It started with a few dying trees. Then a few more. Then a rust-colored band of dead coulter pine trees began to fill-in along the slope of Mount Diablo State Park, its deepening ribbon of red death visible in nearby Clayton.
The research revealed what California State Parks scientist Cyndy Shafer had feared.
"We investigated," Shafer said, "and discovered it was due to a beetle outbreak."
In the last two years, a drought-fueled beetle infestation has claimed hundreds of the park’s coulter pines, which represent one of the nation’s most northernmost stands of coulter pines. The once-thriving trees have been reduced to skeletons with the telltale reddish needles left as evidence of the beetles’ carnage.
"For a small, relatively isolated stand of pine trees like we have here," Shafer said, "the impact has been significant."
The damage on Mount Diablo is a small example of drought conditions that have enabled the beetles to exact a toll on California’s forests. The damage has now claimed 66 million trees, according to report released by the state in June. Last year the state estimated the number of deaths at around 29 million.
Scientists said the drought has stressed the trees and weakened their ability to resist the naturally occurring beetles, which bore into the tree, cutting off the circulation of water and killing the trees. While the impact has been felt across the state, the devastation is keenly apparent in the Sierra Nevada forests where entire mountaintops of dead ponderosa pine have given the appearance of rust colored caps.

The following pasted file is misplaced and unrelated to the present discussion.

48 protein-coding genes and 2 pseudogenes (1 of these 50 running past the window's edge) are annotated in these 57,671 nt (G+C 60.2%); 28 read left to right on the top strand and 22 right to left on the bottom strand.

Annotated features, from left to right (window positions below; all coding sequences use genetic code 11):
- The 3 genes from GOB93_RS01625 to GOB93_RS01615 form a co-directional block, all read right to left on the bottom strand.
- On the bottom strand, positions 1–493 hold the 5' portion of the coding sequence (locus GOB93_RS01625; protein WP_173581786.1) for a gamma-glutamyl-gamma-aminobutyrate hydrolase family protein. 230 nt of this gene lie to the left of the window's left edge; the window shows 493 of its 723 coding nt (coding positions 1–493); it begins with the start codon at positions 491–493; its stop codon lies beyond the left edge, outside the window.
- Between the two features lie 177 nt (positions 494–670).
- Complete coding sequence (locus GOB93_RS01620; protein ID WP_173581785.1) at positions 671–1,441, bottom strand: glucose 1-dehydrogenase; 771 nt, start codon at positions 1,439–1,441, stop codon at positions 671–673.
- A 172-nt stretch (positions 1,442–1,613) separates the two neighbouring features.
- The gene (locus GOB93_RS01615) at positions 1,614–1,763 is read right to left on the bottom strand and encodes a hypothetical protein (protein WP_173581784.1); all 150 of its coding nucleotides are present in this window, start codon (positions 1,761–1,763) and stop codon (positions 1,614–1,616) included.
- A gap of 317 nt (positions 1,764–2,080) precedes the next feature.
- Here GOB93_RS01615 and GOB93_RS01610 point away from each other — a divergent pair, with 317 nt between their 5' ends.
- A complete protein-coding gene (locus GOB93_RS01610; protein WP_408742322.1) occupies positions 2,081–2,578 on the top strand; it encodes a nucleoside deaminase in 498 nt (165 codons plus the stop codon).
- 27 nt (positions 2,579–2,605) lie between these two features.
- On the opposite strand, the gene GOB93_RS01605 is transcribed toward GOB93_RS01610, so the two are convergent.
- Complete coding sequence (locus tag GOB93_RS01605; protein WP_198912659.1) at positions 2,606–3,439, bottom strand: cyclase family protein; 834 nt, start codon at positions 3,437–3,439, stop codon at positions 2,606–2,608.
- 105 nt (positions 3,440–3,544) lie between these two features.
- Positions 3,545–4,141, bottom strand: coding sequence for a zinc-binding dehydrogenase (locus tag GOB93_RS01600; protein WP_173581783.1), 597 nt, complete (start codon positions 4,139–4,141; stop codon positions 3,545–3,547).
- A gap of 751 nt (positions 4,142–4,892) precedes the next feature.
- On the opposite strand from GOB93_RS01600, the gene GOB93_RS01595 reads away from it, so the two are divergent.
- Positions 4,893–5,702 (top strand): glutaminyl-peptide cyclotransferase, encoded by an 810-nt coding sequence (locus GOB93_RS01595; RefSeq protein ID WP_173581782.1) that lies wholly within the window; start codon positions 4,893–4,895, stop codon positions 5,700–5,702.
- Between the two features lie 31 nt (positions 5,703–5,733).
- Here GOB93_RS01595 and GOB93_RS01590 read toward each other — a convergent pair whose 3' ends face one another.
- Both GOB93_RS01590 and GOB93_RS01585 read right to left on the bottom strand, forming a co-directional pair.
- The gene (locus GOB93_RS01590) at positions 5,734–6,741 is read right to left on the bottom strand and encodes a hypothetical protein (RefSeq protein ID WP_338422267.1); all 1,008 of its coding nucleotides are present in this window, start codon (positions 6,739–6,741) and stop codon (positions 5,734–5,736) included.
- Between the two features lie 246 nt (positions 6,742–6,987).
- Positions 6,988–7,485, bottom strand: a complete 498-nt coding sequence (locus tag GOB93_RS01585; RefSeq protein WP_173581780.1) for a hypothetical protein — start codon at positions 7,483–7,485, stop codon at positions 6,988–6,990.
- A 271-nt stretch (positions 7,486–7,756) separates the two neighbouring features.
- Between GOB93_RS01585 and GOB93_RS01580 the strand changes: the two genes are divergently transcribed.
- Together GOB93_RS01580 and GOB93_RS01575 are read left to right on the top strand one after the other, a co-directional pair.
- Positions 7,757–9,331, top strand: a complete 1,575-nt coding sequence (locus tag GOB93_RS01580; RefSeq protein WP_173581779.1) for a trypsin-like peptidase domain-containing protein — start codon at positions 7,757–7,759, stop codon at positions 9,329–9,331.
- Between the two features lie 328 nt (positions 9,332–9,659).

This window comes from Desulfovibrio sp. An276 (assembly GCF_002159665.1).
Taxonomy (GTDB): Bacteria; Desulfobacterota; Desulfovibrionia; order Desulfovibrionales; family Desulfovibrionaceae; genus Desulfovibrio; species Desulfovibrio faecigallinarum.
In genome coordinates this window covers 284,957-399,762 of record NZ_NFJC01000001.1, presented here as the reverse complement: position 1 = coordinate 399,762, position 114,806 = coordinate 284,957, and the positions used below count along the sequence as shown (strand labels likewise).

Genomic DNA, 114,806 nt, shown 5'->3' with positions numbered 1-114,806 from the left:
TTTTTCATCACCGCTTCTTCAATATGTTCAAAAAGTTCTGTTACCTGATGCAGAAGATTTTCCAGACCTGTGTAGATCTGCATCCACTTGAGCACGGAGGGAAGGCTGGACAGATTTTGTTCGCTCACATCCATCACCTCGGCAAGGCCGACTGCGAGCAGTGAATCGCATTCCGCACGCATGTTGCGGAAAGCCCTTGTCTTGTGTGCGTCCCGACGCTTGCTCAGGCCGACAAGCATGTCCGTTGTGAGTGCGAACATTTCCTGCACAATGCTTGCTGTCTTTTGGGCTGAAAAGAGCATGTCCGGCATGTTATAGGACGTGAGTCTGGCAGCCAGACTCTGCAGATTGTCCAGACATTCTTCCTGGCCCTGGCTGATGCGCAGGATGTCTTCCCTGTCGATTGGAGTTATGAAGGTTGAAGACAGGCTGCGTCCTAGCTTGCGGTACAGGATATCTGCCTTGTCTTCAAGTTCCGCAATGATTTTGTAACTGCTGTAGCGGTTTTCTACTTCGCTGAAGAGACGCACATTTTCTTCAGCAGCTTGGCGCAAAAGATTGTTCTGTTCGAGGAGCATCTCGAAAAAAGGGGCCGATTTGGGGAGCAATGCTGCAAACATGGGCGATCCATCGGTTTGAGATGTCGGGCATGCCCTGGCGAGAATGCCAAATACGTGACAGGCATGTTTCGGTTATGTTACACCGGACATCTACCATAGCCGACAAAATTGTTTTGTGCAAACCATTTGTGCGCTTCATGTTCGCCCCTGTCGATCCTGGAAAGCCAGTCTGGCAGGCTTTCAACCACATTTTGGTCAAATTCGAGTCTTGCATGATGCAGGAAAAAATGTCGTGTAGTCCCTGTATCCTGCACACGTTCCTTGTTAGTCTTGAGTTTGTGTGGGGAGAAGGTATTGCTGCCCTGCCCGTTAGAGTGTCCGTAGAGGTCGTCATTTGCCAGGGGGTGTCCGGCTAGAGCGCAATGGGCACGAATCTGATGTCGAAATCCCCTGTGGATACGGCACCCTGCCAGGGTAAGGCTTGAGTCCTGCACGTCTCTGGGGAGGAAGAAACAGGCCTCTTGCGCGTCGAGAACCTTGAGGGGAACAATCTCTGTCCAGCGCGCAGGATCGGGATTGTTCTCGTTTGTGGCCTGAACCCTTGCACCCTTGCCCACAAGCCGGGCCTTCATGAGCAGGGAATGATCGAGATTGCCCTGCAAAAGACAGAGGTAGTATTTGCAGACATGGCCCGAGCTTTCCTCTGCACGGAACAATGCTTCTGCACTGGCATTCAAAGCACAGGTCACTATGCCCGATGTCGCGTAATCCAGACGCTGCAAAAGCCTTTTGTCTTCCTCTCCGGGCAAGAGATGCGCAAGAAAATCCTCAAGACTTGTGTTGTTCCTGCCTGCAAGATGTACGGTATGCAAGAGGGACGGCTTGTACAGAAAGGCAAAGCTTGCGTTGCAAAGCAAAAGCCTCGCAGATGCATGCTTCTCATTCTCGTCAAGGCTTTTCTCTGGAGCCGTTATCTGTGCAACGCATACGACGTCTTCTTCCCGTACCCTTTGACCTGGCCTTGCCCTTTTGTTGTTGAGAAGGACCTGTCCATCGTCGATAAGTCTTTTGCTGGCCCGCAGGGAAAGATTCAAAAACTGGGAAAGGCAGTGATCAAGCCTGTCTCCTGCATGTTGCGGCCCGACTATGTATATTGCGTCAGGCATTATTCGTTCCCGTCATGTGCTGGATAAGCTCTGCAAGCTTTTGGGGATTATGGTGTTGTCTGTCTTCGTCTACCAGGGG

The tree death has extended to Yosemite National Park, where rust-colored trees are flanked by the park’s storied falls and raising National Park officials’ concerns for visitor safety.
"Once these trees are dead we have to take them out," said park ranger Scott Gediman. "They’re hazardous and we want to make sure nobody gets hurt."
Gediman said the park service has aimed the removal at trees that have fallen across trails and roads or are located in populated areas. He said visitors are constantly asking about the smattering of curiously reddish trees throughout the park.
"You go through and you just kind of see hillsides," Gediman said, "and you’ll see green trees and you’ll see either clumps or individual brown trees."
Throughout the forests of the Sierra Nevada, the din of construction crews hired by the state to remove the trees fill the air. Piles of freshly cut logs sit along roadsides waiting transit to mills in the Central Valley. The dead, dry trees pose a big concern to Cal-Fire because they’re an added fire hazard in already-dry forests.
Shafer said the state is considering removing some of the dead trees from Mount Diablo state park but no plans have been finalized yet. In the meantime, she said the situation is dire enough she is considering collecting pine cones from the coulter pines to save the seeds for genetic preservation.
"The ability of stands like these coulter pines to withstand these is becoming less predictable," Shafer said.
If there is a silver lining, Shafer said the steady rains of this past winter may have helped the situation — she believes the infestation is slowing down although other species of trees on the other side of the park are now showing signs of the beetles. But as devastating as the sight of hundreds of dead trees is, Shafter said it may just be nature’s way of cleaning house.
"It’s just important to know that these cycles in nature are natural," Shafer said. "What may appear catastrophic to us may be nature taking its course."